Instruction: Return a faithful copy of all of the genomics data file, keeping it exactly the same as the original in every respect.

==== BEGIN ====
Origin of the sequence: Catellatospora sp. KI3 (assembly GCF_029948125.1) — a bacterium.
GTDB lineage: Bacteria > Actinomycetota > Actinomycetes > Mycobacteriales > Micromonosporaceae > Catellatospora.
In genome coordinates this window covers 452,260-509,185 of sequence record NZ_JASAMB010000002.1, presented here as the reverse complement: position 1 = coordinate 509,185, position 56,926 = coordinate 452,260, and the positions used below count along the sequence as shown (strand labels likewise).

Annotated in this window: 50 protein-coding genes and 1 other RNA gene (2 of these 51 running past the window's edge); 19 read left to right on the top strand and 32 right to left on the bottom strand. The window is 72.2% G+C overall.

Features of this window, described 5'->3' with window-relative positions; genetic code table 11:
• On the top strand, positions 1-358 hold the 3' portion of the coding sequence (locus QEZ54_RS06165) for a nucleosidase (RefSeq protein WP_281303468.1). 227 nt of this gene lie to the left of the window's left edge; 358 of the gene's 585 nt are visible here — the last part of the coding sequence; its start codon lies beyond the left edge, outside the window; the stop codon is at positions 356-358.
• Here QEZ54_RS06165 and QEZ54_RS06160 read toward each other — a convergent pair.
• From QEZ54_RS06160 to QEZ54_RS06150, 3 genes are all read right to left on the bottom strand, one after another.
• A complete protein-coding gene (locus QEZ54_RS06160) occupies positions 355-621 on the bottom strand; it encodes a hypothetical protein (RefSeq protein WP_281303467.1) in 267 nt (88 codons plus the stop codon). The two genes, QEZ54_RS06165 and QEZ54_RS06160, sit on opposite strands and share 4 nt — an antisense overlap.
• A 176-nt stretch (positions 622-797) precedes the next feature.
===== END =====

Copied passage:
Origin of the sequence: Catellatospora sp. KI3 (assembly GCF_029948125.1) — a bacterium.
GTDB lineage: Bacteria > Actinomycetota > Actinomycetes > Mycobacteriales > Micromonosporaceae > Catellatospora.
In genome coordinates this window covers 452,260-509,185 of sequence record NZ_JASAMB010000002.1, presented here as the reverse complement: position 1 = coordinate 509,185, position 56,926 = coordinate 452,260, and the positions used below count along the sequence as shown (strand labels likewise).

Annotated in this window: 50 protein-coding genes and 1 other RNA gene (2 of these 51 running past the window's edge); 19 read left to right on the top strand and 32 right to left on the bottom strand. The window is 72.2% G+C overall.

Features of this window, described 5'->3' with window-relative positions; genetic code table 11:
• On the top strand, positions 1-358 hold the 3' portion of the coding sequence (locus QEZ54_RS06165) for a nucleosidase (RefSeq protein WP_281303468.1). 227 nt of this gene lie to the left of the window's left edge; 358 of the gene's 585 nt are visible here — the last part of the coding sequence; its start codon lies beyond the left edge, outside the window; the stop codon is at positions 356-358.
• Here QEZ54_RS06165 and QEZ54_RS06160 read toward each other — a convergent pair.
• From QEZ54_RS06160 to QEZ54_RS06150, 3 genes are all read right to left on the bottom strand, one after another.
• A complete protein-coding gene (locus QEZ54_RS06160) occupies positions 355-621 on the bottom strand; it encodes a hypothetical protein (RefSeq protein WP_281303467.1) in 267 nt (88 codons plus the stop codon). The two genes, QEZ54_RS06165 and QEZ54_RS06160, sit on opposite strands and share 4 nt — an antisense overlap.
• A 176-nt stretch (positions 622-797) precedes the next feature.